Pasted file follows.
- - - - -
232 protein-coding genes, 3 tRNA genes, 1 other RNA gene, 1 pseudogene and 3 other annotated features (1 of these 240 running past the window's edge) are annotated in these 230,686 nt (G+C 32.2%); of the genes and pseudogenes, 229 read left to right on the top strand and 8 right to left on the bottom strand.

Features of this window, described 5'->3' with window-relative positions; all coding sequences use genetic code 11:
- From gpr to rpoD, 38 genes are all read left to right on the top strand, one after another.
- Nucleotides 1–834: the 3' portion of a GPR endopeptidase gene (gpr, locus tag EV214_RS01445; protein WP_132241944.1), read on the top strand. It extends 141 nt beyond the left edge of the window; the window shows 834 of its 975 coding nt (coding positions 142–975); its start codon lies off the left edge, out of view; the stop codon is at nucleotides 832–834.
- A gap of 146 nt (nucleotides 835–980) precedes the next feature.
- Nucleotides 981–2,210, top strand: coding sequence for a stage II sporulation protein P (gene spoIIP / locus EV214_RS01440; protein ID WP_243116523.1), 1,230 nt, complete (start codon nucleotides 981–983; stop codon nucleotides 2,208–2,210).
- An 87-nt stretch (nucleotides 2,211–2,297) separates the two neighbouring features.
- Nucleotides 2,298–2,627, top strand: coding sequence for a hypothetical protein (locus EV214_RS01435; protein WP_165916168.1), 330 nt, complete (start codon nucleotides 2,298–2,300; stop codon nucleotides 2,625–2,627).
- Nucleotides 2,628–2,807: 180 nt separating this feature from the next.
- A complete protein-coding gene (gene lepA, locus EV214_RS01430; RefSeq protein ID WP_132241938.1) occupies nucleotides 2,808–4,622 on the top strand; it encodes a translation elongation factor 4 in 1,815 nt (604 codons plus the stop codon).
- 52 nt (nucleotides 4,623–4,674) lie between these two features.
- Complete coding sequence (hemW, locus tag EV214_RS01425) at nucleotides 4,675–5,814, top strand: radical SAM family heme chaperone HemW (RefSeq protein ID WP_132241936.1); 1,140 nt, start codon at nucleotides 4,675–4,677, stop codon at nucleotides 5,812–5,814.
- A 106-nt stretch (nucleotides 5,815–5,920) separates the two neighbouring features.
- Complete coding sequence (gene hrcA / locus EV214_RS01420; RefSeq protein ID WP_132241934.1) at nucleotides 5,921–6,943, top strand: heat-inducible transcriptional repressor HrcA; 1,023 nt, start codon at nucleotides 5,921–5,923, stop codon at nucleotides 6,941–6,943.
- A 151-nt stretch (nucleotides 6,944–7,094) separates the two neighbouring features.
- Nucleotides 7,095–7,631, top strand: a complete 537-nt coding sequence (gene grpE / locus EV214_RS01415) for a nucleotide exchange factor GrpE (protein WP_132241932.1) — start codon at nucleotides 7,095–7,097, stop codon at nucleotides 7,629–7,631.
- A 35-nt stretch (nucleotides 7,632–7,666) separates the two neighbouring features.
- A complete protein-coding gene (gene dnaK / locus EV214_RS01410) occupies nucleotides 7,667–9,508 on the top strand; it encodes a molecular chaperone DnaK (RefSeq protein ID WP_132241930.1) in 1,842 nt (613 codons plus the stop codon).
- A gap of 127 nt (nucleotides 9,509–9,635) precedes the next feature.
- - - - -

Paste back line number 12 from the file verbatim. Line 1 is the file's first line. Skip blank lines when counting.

- Complete coding sequence (hemW, locus tag EV214_RS01425) at nucleotides 4,675–5,814, top strand: radical SAM family heme chaperone HemW (RefSeq protein ID WP_132241936.1); 1,140 nt, start codon at nucleotides 4,675–4,677, stop codon at nucleotides 5,812–5,814.